China has requested consultations, or formally initiated a dispute, with the U.S. under the World Trade Organization’s (WTO) dispute settlement mechanism over U.S. tariffs on steel and aluminum imported from all countries except Canada, Mexico, the European Union, Australia, Argentina, South Korea and Brazil. The tariff took effect March 23, 2018.

The request was made on April 5, and was circulated to WTO members on April 9.

According to WTO, China claims the 25-percent steel tariff and 10-percent aluminum tariff are inconsistent with provisions of the WTO’s Agreement on Safeguards and the WTO’s General Agreement on Tariffs and Trade (GATT) 1994.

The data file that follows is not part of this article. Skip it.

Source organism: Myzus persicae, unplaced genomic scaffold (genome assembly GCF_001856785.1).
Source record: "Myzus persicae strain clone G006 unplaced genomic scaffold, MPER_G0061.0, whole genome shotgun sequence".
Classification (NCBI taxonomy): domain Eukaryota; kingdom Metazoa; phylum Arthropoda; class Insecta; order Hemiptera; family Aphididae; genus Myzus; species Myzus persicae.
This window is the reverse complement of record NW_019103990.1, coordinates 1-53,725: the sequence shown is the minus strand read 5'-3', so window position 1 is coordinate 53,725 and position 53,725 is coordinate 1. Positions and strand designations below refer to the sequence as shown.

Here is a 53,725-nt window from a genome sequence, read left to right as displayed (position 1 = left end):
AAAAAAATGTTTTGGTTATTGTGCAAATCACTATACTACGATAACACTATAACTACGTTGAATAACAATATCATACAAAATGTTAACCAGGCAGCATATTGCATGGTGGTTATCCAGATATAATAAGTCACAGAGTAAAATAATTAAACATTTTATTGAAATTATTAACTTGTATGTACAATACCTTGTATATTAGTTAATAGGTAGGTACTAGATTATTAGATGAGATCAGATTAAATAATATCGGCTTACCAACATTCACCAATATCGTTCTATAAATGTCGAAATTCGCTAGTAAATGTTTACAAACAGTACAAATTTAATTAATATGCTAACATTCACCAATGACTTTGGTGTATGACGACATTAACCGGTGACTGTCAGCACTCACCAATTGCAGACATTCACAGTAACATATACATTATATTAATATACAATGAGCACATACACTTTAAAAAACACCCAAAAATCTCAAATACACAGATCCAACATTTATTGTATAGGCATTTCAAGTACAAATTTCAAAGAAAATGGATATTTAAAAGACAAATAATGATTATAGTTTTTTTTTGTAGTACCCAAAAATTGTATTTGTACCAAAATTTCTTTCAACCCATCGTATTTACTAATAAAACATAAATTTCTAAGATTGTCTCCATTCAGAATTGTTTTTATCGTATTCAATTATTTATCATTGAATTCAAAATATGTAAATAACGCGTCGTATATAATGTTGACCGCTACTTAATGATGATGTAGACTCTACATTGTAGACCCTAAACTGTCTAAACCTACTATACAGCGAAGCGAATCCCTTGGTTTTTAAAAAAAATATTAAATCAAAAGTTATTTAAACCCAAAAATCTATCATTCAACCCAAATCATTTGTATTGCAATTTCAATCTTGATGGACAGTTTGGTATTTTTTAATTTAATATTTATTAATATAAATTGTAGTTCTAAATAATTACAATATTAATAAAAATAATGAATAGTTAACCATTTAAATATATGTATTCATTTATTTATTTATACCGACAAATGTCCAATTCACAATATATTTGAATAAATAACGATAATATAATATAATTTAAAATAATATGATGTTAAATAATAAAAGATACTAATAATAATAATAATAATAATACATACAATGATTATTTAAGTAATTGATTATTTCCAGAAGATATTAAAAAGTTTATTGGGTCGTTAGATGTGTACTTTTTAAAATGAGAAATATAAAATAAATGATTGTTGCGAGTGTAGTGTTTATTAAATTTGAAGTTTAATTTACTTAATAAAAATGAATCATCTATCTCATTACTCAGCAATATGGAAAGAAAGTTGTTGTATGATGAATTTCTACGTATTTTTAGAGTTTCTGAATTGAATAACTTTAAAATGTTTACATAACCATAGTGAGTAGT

The request reads, “The measures at issue…appear to be inconsistent with the United States’ obligations under Article X:3(a) of the GATT 1994, because the United States has failed to administer its laws, regulations, decisions and rulings in relation to the measures at issue in a uniform, impartial and reasonable manner.”

In the legal basis of its complaint, China also cites the U.S.’s alleged failure to apply the measures in a proper manner, “for example, application irrespective of source of supply and only for necessary period of time.”

The U.S. and China have 60 days to resolve the dispute themselves. If they are unable to do so, panelists could be appointed to make rulings or recommendations. The panel process could take up to one year.

On April 4, China filed a request for consultations over the list of Chinese products the U.S. plans to impose tariffs upon published on April 3.